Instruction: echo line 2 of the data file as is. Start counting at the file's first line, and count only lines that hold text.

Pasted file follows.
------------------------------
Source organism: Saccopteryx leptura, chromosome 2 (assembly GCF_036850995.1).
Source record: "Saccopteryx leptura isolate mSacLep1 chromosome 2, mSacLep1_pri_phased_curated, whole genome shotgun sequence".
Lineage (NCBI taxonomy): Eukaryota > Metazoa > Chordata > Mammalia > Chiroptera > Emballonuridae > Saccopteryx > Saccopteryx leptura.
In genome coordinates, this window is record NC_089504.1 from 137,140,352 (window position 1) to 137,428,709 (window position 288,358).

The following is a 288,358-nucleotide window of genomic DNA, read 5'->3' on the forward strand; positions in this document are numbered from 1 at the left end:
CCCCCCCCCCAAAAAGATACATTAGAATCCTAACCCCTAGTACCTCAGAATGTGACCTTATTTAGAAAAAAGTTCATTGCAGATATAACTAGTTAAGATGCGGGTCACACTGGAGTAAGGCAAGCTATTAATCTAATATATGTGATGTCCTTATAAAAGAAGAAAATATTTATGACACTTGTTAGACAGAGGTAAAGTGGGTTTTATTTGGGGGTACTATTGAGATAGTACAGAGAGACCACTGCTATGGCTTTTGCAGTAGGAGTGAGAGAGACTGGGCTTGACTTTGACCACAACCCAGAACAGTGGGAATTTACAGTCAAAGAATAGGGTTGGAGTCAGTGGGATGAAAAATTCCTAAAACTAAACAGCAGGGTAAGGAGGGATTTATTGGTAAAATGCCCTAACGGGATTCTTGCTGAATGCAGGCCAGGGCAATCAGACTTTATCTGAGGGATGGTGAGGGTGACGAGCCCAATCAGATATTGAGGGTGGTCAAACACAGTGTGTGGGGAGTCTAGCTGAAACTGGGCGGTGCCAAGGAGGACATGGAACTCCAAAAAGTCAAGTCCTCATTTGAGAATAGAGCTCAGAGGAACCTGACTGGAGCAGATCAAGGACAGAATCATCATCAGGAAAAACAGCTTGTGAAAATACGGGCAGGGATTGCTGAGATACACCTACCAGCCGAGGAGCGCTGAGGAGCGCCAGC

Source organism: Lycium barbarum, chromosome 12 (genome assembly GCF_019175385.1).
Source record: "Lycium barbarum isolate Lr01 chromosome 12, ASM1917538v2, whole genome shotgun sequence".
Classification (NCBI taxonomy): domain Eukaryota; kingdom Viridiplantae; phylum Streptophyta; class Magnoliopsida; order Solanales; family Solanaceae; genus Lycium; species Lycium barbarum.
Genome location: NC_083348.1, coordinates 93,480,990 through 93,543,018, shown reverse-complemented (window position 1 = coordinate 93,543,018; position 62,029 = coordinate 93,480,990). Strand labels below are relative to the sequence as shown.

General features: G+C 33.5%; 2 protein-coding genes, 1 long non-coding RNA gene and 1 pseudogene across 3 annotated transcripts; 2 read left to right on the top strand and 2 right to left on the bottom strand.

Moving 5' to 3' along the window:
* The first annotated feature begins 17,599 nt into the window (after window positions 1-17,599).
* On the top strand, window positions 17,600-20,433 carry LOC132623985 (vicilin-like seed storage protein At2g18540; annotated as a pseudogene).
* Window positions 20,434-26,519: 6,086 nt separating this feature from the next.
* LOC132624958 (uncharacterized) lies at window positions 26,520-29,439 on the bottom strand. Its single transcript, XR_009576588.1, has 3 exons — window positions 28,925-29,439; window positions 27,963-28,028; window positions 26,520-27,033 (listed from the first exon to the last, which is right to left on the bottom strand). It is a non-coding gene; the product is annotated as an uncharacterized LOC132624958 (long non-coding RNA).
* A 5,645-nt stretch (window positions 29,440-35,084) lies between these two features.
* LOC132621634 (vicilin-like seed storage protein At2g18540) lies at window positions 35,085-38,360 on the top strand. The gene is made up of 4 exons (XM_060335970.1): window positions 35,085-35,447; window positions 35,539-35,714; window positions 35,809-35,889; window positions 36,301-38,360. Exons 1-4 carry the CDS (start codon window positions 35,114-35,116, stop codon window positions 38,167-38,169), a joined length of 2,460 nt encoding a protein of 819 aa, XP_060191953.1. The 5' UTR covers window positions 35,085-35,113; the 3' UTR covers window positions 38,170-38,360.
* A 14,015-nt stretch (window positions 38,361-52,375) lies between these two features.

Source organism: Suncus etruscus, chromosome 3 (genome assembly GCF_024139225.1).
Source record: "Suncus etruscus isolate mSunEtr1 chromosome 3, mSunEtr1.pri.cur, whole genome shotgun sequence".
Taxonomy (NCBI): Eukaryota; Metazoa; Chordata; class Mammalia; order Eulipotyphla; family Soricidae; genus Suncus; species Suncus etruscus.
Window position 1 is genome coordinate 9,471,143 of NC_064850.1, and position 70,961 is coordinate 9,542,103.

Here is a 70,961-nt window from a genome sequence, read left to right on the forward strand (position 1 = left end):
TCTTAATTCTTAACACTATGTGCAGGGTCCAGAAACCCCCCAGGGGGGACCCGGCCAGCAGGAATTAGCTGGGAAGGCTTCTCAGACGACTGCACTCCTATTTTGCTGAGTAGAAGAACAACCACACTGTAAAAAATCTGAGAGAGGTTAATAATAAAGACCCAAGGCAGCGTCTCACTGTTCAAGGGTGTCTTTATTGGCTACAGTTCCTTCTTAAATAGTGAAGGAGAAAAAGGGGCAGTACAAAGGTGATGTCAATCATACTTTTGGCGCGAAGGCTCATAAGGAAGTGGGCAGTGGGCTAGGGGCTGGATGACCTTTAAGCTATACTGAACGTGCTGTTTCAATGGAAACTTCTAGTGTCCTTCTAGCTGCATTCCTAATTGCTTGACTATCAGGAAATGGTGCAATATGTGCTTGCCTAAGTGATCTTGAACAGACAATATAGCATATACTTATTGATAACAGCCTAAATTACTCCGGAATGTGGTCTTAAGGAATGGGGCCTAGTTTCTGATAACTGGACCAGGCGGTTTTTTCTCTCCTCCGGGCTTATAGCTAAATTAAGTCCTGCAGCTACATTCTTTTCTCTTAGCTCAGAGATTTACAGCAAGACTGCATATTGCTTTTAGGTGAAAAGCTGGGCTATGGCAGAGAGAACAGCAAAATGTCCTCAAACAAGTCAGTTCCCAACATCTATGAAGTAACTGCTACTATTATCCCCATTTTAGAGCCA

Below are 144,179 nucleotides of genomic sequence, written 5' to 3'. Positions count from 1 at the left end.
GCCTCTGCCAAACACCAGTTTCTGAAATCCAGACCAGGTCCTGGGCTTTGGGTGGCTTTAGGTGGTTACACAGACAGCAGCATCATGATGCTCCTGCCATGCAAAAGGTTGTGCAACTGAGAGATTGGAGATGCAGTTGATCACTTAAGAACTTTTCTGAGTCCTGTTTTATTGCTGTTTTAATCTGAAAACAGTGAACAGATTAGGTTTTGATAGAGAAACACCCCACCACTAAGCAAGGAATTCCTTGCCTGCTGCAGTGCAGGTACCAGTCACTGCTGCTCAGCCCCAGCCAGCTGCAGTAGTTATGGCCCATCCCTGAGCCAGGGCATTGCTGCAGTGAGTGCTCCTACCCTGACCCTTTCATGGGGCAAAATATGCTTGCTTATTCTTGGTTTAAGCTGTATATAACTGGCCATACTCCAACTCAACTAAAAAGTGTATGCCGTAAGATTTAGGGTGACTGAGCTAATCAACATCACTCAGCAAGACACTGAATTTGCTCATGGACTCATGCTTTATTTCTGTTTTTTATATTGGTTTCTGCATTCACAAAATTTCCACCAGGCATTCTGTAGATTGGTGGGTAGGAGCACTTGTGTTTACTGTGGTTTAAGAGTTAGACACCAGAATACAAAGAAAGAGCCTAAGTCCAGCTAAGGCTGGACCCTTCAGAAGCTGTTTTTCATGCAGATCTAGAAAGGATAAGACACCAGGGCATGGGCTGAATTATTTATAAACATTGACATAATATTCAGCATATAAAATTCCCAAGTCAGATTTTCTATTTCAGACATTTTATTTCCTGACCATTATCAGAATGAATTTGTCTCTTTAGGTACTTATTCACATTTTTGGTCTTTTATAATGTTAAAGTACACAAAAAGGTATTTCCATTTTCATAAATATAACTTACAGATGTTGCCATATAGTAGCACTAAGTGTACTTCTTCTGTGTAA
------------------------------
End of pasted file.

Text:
Source record: "Saccopteryx leptura isolate mSacLep1 chromosome 2, mSacLep1_pri_phased_curated, whole genome shotgun sequence".